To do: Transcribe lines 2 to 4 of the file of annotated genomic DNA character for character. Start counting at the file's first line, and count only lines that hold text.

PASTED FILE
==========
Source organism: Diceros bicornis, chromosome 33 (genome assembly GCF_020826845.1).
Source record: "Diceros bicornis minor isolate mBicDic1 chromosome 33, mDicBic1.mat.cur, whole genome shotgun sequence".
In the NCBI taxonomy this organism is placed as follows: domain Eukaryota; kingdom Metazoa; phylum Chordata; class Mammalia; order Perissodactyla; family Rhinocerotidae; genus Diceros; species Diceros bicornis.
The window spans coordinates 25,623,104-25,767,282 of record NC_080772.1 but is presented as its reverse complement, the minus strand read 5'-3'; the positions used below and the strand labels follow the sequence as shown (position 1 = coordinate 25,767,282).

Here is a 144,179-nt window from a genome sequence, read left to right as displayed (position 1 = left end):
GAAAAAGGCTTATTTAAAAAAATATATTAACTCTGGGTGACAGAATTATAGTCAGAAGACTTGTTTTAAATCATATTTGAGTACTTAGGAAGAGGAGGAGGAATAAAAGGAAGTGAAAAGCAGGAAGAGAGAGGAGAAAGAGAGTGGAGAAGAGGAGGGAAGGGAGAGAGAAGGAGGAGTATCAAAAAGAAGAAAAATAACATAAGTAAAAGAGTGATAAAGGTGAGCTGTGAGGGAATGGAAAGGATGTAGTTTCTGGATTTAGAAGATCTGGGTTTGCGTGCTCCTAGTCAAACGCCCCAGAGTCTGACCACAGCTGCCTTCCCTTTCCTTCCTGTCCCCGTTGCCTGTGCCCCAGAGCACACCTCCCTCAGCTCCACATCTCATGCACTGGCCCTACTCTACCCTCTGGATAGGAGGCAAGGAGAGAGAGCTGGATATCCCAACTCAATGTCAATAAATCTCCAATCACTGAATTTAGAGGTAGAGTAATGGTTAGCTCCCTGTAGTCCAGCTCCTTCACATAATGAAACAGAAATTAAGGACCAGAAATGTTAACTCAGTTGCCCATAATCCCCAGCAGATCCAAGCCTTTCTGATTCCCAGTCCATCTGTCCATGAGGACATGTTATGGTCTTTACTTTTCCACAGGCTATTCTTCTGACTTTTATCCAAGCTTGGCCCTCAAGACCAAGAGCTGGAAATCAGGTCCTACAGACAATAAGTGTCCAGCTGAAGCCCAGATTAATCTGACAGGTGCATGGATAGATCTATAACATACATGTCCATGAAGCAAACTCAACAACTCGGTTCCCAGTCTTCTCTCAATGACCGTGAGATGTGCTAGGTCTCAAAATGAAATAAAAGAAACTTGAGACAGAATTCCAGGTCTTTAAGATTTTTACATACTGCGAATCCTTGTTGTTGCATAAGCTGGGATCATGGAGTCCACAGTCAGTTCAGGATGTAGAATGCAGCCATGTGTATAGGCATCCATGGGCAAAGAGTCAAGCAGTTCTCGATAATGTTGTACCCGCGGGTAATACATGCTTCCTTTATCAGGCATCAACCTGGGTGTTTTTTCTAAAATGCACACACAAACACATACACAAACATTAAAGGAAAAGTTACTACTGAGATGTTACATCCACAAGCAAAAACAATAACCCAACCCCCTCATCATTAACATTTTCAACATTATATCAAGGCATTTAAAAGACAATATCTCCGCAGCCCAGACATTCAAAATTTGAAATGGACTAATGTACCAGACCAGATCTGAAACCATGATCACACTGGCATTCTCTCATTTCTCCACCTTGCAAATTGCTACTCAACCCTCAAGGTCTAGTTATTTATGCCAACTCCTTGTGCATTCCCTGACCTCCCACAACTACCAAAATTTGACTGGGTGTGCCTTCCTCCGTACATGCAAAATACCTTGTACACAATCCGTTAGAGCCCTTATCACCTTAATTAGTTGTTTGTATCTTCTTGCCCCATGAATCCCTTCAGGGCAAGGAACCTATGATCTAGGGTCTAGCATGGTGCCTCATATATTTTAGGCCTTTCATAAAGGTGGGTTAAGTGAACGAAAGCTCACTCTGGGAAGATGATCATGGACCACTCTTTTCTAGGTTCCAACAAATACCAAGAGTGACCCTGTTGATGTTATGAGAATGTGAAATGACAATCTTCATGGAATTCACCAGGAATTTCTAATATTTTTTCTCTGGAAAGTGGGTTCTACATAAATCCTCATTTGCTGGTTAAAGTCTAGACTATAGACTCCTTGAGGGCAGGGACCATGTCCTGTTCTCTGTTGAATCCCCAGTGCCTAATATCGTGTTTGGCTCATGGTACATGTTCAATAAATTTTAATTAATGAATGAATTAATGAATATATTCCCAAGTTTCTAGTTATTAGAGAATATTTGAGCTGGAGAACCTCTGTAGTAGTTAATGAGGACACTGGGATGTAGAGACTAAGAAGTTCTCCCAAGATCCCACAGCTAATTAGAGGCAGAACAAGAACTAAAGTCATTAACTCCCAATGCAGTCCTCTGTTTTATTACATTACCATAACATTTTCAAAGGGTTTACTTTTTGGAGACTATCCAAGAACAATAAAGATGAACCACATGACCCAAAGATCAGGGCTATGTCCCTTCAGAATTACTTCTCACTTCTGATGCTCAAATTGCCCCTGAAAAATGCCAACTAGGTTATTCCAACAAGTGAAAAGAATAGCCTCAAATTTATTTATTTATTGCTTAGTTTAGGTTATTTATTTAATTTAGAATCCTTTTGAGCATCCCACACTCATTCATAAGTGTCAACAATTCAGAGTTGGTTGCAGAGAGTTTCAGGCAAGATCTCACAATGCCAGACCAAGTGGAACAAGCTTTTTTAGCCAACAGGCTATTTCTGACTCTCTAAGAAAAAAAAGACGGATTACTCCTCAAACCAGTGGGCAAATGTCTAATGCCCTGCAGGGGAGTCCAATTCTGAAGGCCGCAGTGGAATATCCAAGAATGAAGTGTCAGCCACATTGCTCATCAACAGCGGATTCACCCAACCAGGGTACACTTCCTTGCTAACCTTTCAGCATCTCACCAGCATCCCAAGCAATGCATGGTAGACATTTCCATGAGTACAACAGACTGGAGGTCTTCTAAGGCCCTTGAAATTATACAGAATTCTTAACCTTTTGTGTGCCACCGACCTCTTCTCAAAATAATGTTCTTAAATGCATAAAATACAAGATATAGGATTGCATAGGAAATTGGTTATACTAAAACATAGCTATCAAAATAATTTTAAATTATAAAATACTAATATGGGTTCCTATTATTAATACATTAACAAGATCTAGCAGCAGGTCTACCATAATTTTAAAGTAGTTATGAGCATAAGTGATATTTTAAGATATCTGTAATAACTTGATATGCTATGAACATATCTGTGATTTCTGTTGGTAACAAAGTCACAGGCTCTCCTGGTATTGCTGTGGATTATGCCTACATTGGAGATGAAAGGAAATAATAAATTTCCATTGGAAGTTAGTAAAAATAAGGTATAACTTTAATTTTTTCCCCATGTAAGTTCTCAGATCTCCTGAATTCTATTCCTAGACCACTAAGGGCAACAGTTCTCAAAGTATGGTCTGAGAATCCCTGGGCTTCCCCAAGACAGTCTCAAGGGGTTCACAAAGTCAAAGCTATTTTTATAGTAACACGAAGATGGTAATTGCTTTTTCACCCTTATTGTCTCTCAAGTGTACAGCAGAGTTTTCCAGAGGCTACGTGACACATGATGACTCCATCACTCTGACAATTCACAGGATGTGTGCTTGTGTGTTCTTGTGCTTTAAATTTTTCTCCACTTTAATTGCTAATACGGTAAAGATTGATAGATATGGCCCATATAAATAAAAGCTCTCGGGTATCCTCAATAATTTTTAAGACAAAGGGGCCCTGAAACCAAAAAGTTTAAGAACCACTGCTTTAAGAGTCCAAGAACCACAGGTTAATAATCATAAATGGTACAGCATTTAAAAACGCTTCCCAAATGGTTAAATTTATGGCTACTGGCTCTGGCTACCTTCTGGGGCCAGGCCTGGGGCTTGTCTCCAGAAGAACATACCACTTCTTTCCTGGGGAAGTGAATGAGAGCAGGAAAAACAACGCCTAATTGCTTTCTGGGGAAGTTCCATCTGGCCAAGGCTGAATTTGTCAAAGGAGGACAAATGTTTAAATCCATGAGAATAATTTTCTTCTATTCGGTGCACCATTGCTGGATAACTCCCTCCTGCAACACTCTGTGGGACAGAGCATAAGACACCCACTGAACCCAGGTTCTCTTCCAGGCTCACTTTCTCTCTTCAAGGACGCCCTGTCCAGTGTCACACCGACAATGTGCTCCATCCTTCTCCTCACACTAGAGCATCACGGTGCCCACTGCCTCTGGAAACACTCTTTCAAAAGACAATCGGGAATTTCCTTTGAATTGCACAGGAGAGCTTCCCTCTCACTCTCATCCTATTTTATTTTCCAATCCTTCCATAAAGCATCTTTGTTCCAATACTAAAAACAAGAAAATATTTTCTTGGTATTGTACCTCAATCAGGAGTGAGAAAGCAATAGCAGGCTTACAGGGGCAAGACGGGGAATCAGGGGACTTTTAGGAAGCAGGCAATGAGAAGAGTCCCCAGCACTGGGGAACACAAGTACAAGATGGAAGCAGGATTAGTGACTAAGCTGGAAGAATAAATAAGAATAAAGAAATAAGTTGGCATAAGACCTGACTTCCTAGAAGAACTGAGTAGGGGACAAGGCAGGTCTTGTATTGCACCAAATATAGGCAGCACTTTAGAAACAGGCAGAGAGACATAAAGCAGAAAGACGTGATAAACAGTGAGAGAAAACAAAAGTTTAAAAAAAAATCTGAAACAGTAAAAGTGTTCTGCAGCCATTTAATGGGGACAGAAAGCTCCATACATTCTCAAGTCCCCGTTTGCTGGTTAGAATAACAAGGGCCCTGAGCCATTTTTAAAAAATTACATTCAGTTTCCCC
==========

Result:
Source record: "Diceros bicornis minor isolate mBicDic1 chromosome 33, mDicBic1.mat.cur, whole genome shotgun sequence".
In the NCBI taxonomy this organism is placed as follows: domain Eukaryota; kingdom Metazoa; phylum Chordata; class Mammalia; order Perissodactyla; family Rhinocerotidae; genus Diceros; species Diceros bicornis.
The window spans coordinates 25,623,104-25,767,282 of record NC_080772.1 but is presented as its reverse complement, the minus strand read 5'-3'; the positions used below and the strand labels follow the sequence as shown (position 1 = coordinate 25,767,282).